We saw “The Social Network” this weekend. It was very fine, even if it did give the idea that all the women at Harvard — and Stanford, for that matter — exist mainly to simmer, occasionally leaping to a boil during frenzied bouts of speed-sex in restaurant bathroom stalls. But that’s a quibble. On the whole, very fine, a movie about a modern business with a theme as old as humanity itself, i.e., what is the nature of human connection?
And while I understand that the film is not entirely factual, I can’t even get too upset about whatever wrong ideas people take away from it, about the company or its founder, Mark Zuckerberg. I’ve been wondering what it takes to bug an internet company. Have you ever had a complaint with one? Facebook, Google, one of those? Have you ever tried to get a human being on the phone? Hell, have you ever tried to find a phone number? I guess now we know what it takes — make an expensive movie about them. How comforting.
But because all y’all are smarter than I am, can someone out there with some business experience explain the business model of Facebook? Because while I don’t doubt that Zuckerberg is a billionaire, I don’t understand how. Where is Facebook’s cash flow? I don’t pay for Facebook. I don’t see anything more than a rare ad or sponsored link, all for crap like acai-berry weight-loss solutions and so forth. So what, exactly, makes this company worth so much? Where does the money come from?
I am a business moron, but the Wall Street Journal’s reporting on the dark side of the internet economy has been enormously helpful in answering this simple question, which I suspect is this: Nothing is free, and your payment is your information:
Many of the most popular applications, or “apps,” on the social-networking site Facebook Inc. have been transmitting identifying information—in effect, providing access to people’s names and, in some cases, their friends’ names—to dozens of advertising and Internet tracking companies, a Wall Street Journal investigation has found.
The issue affects tens of millions of Facebook app users, including people who set their profiles to Facebook’s strictest privacy settings. The practice breaks Facebook’s rules, and renews questions about its ability to keep identifiable information about its users’ activities secure.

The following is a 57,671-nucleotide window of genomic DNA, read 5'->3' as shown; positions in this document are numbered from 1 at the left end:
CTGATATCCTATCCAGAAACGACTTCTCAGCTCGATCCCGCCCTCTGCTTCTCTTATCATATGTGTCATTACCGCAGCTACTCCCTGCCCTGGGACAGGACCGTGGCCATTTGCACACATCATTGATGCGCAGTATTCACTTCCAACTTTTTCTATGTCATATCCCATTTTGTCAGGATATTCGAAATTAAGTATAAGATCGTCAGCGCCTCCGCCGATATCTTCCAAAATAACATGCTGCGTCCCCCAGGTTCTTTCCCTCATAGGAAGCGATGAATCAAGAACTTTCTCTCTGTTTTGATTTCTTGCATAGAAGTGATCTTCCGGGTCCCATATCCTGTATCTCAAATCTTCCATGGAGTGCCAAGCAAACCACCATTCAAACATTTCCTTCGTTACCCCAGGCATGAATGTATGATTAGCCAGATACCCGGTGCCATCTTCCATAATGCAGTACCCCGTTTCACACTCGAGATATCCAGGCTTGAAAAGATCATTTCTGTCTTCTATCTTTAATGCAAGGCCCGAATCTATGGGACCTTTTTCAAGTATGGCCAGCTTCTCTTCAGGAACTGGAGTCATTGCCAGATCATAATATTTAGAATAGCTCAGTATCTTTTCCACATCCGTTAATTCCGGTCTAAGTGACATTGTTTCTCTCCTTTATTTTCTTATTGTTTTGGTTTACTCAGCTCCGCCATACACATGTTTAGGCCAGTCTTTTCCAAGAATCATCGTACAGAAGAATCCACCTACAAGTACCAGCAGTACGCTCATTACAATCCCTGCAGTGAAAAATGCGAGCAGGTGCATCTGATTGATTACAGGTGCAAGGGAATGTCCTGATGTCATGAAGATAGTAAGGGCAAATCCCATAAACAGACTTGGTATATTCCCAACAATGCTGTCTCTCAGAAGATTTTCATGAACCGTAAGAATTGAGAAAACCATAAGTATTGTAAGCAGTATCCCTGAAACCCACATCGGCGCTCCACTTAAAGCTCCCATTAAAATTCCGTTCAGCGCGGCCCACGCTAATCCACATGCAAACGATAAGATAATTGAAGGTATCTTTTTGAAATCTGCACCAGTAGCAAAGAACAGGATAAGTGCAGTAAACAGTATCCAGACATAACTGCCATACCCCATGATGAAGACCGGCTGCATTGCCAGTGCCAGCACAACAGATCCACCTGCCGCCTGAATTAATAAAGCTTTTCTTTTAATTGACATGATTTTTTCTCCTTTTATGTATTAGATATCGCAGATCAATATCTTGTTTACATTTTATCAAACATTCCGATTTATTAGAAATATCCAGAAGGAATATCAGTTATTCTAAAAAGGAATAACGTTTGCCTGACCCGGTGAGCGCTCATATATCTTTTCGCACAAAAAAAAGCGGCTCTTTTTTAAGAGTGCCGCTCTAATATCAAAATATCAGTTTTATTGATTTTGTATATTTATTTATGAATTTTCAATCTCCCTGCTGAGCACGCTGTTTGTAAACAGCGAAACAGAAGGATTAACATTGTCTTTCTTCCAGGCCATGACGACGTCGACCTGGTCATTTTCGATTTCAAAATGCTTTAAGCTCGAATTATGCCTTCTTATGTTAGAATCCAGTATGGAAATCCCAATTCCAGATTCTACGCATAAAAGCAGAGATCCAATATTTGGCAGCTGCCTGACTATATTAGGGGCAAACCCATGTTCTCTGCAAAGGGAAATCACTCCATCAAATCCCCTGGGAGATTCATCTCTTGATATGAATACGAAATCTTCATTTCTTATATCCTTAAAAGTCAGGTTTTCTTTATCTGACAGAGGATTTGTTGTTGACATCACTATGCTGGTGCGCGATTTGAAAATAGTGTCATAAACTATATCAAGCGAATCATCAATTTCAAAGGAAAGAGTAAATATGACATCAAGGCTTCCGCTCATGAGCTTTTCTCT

You know how every time you have to submit your e-mail, you get that cross-my-heart statement about how your e-mail information is secure? “We never sell your e-mail address,” etc.? I’ve come to think of this as one of those soul-brother handshakes jerkoffs liked to give you in the ’70s. We all cool? No, I don’t think so.
I really hope the WSJ wins a Pulitzer for this project. I don’t think most people have any idea how much of their information is out there, being bought and sold on the internet. Some of it is pretty disturbing. Ever hear of “web scraping?” No? Well, then:
At 1 a.m. on May 7, the website PatientsLikeMe.com noticed suspicious activity on its “Mood” discussion board. There, people exchange highly personal stories about their emotional disorders, ranging from bipolar disease to a desire to cut themselves.
It was a break-in. A new member of the site, using sophisticated software, was “scraping,” or copying, every single message off PatientsLikeMe’s private online forums.
PatientsLikeMe managed to block and identify the intruder: Nielsen Co., the privately held New York media-research firm. Nielsen monitors online “buzz” for clients, including major drug makers, which buy data gleaned from the Web to get insight from consumers about their products, Nielsen says.
The story went on to describe the distress of one of the scraped, who had described his problems with depression under a pseudonym, but linked back to his personal blog, which used his real name. Think of all the ways insurance companies have tried to deny health insurance to people who might actually need it someday. Ask yourself if you think any are above a tactic like this. Yeah, I thought so.
Lately I’ve been feeling a little Ted Kaczynski. A friend of ours, a member of our little filmmaking crew who went to Vegas with us last spring, recently had her debit card disabled. She’d paid for some coffee with it at Starbucks next to the Golden Nugget back in April, and last week was presented with a $2,000 charge from that very same coffee shop. Obviously a data theft. Obviously she won’t have to pay $2,000. Obviously it will be handled by her bank, but don’t you wonder, once that stuff is out there, what else is out there? I’ve been thinking for a while of going to an all-cash lifestyle, seeing if it will change my spending patterns, maybe write a story about it and pitch it around. For someone who normally carries about 17 cents in my pocket at any given time, it might be an eye-opener. Certainly it would shield me from at least some data theft. Mark Zuckerberg, I’m not so sure about.
By the way, there’s an error on my Wikipedia page. It isn’t mine, as I’ve had nothing to do with my Wikipedia entry other than glance at it, note the error, and go somewhere more interesting. It appeared during the Goeglein Affair, and I have no idea who wrote it. Actually, now that I look at it, it has a couple of errors. I think I’ll leave them there. If someone’s going to trade in my information for profit, I might as well leave some bad stuff out there, too.
Now I must run. Breaking news on the hyperlocal beat — a missing banker was finally found floating yesterday — and anyway, Monday is always crazed. Later.